Cameron Diaz, John Cusack, and John Malkovich explain what it's like to be constantly bugged by fans

By Josh Wolk
Updated October 29, 1999 at 04:00 AM EDT
Credit: Melissa Moseley

Sure, it seems like celebrities have it all, but after seeing ”Being John Malkovich,” you might gain a little more sympathy for stars who can’t shop for toilet paper without being slapped on the back and hounded for autographs. The surreal comedy is about a puppeteer (John Cusack) who discovers a portal into Malkovich’s brain where anyone who enters can experience the celebrity’s life for 15 minutes. In the film, Malkovich is constantly being approached by people who want to talk about his past roles, usually ones he didn’t actually do, a situation that reflects his real life. ”It doesn’t matter whether you’re trying to have a conversation, have a nervous breakdown, get divorced, or get married,” says Malkovich, 45. ”They don’t care. They just come up and say, ‘You were great in that jewel thief movie!’ But I wasn’t in a jewel thief movie, I say. ‘Sure you were!”’

Of course, Malkovich has had 15 years in movies to get used to the loss of privacy. His costar, Cameron Diaz (who plays Cusack’s unrecognizably frumpy wife), is relatively new to fame and is still adjusting to having fans. ”When it first starts happening to you, you can get really frantic about it,” says Diaz, 27. ”But I’m fortunate that the people I have coming up to me are nice and want to say good things. But if I end up with a complete jerk, I have no problem saying, ‘You’re a complete jerk, get out of my face.”’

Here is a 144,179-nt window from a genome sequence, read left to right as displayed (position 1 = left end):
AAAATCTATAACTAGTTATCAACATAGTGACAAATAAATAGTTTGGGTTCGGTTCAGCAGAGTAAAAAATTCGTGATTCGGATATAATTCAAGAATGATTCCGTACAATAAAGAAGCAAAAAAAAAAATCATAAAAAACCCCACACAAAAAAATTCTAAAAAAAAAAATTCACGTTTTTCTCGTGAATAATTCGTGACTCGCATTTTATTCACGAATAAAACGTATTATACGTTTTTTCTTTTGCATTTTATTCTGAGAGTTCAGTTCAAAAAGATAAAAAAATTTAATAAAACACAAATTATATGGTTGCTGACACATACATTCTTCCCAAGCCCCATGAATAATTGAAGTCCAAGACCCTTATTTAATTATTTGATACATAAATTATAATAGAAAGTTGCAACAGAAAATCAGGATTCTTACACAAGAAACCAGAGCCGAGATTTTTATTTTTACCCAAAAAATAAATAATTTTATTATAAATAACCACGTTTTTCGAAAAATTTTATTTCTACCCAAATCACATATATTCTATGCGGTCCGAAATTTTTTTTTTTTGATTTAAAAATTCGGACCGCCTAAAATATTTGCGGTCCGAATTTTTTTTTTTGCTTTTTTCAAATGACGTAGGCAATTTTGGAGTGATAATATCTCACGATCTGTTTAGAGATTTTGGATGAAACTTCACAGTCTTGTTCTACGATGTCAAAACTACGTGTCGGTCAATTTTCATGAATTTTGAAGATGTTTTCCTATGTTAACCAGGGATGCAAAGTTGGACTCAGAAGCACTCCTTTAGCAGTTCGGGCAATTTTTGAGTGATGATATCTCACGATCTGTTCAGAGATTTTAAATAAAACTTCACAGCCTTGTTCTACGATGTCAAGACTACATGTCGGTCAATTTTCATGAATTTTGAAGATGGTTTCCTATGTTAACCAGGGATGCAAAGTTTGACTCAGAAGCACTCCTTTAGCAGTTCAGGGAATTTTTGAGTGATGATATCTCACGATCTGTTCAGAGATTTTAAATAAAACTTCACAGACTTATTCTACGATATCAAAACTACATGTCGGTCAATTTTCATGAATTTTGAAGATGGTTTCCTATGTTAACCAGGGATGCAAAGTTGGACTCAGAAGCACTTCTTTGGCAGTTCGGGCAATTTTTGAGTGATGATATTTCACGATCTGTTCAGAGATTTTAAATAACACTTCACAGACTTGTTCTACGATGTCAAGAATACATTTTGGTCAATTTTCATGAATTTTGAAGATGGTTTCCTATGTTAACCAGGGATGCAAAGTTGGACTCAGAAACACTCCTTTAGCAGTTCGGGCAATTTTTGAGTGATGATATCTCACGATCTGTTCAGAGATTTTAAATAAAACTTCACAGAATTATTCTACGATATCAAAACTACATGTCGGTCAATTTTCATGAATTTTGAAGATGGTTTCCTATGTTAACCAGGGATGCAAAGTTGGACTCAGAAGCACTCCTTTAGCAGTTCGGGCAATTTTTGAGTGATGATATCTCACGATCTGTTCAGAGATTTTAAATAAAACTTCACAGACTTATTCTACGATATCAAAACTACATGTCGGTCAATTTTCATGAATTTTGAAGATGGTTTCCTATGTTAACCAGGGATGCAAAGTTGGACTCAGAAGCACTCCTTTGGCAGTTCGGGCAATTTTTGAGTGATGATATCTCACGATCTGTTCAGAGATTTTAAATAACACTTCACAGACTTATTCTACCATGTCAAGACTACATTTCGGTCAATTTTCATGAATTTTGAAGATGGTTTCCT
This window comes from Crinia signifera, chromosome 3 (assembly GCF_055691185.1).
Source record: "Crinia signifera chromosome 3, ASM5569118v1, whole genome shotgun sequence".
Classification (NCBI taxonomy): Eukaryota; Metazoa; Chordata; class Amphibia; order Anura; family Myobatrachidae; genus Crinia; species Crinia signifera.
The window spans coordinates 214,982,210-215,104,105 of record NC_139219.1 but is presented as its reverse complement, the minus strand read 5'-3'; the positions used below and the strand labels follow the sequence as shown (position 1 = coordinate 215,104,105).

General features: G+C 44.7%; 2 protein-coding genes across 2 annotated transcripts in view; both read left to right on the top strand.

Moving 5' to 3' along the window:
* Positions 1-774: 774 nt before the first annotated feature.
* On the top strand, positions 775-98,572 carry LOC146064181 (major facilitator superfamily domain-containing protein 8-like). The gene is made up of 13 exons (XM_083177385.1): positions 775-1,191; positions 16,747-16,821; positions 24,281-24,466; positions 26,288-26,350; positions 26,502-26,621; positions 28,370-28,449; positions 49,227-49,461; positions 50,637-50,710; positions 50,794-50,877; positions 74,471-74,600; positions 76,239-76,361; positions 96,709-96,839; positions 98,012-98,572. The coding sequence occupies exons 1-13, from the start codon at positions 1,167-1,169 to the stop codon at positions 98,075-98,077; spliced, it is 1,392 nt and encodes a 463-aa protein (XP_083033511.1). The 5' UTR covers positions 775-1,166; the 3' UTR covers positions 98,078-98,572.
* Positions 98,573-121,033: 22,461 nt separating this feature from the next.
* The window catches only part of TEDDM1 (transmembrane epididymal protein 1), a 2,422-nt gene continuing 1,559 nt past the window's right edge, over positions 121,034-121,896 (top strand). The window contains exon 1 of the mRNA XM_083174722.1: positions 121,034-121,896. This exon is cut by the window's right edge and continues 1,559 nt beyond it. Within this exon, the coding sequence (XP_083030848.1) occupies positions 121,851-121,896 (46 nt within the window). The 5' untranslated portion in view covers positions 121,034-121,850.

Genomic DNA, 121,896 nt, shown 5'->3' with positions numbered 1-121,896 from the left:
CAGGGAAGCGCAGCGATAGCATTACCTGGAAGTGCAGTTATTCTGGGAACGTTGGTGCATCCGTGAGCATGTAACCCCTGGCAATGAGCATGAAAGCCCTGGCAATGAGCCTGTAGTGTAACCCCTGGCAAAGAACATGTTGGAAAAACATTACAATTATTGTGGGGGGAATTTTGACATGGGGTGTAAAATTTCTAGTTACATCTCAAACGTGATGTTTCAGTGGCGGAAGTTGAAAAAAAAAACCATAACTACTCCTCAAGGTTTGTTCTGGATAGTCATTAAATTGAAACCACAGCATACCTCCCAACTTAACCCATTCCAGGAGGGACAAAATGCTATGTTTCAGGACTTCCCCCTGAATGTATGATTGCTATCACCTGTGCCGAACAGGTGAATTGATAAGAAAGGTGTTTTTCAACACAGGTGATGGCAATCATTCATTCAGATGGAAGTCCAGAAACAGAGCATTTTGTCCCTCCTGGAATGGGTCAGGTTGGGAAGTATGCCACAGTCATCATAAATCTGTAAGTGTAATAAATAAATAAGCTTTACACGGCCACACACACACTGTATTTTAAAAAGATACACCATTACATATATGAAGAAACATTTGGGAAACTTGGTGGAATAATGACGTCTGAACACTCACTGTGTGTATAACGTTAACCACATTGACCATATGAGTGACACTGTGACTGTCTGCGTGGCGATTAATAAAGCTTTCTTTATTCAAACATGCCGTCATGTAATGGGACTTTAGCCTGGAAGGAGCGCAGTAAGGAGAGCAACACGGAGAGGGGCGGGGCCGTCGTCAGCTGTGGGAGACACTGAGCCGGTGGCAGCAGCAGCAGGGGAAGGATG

Usually any fan approaching does so out of respect for an actor’s work. However, if a star is even slightly insecure, the most well-meaning comment can ruin his or her day. ”When a cab driver says, ‘You were good in that one movie,’ he’s putting out something really positive,” says costar Catherine Keener. ”But what you hear is, ‘Jesus, and I was so bad in my other 50.”’

But the biggest lesson celebrities learn is that once they make a popular movie, they’ll hear about it for the rest of their careers. Take it from John Cusack, 33, who’s still reliving 1985’s ”Better Off Dead.” ”I’ve been in a deep conversation with a woman, and a guy will come up and say, ‘I really don’t mean to bother you, I can see you’re having a romantic dinner, but I just gotta say… I want my two dollars!’ And they start feeding me these lines from movies I did when I was 17.”

This actually gives some actors incentive to make another hit, if for no other reason than to hear different lines parroted back. ”Now for a couple of years,” says Malkovich, ”instead of people coming up and going, ‘Hey, Cyrus the Virus!’ [His ”Con Air” character] they’ll go, ‘I loved you in the jewel thief movie!”’

Being John Malkovich

  • Movie
  • R
  • 112 minutes
  • Spike Jonze